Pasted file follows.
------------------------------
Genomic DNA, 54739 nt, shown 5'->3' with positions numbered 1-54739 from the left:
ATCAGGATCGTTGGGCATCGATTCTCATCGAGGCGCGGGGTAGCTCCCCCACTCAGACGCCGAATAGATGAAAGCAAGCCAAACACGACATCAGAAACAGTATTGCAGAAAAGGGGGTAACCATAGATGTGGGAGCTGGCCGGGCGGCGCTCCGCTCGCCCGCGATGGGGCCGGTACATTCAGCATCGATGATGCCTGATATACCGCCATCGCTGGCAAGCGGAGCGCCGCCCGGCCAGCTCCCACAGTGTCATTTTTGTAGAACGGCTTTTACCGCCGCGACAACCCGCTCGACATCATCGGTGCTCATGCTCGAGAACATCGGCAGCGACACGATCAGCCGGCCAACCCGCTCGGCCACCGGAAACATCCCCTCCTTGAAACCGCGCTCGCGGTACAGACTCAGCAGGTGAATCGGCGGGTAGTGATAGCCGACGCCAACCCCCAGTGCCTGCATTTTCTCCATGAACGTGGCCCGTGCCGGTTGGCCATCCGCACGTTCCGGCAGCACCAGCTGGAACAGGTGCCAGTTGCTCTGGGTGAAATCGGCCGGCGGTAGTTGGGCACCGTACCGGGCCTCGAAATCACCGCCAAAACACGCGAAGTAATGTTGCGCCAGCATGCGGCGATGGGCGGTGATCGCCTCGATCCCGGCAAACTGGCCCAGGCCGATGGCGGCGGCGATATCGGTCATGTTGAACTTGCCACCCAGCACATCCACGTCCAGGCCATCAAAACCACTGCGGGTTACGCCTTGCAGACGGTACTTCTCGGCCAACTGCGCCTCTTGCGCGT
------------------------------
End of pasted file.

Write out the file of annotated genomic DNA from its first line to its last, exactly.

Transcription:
Genomic DNA, 54739 nt, shown 5'->3' with positions numbered 1-54739 from the left:
ATCAGGATCGTTGGGCATCGATTCTCATCGAGGCGCGGGGTAGCTCCCCCACTCAGACGCCGAATAGATGAAAGCAAGCCAAACACGACATCAGAAACAGTATTGCAGAAAAGGGGGTAACCATAGATGTGGGAGCTGGCCGGGCGGCGCTCCGCTCGCCCGCGATGGGGCCGGTACATTCAGCATCGATGATGCCTGATATACCGCCATCGCTGGCAAGCGGAGCGCCGCCCGGCCAGCTCCCACAGTGTCATTTTTGTAGAACGGCTTTTACCGCCGCGACAACCCGCTCGACATCATCGGTGCTCATGCTCGAGAACATCGGCAGCGACACGATCAGCCGGCCAACCCGCTCGGCCACCGGAAACATCCCCTCCTTGAAACCGCGCTCGCGGTACAGACTCAGCAGGTGAATCGGCGGGTAGTGATAGCCGACGCCAACCCCCAGTGCCTGCATTTTCTCCATGAACGTGGCCCGTGCCGGTTGGCCATCCGCACGTTCCGGCAGCACCAGCTGGAACAGGTGCCAGTTGCTCTGGGTGAAATCGGCCGGCGGTAGTTGGGCACCGTACCGGGCCTCGAAATCACCGCCAAAACACGCGAAGTAATGTTGCGCCAGCATGCGGCGATGGGCGGTGATCGCCTCGATCCCGGCAAACTGGCCCAGGCCGATGGCGGCGGCGATATCGGTCATGTTGAACTTGCCACCCAGCACATCCACGTCCAGGCCATCAAAACCACTGCGGGTTACGCCTTGCAGACGGTACTTCTCGGCCAACTGCGCCTCTTGCGCGT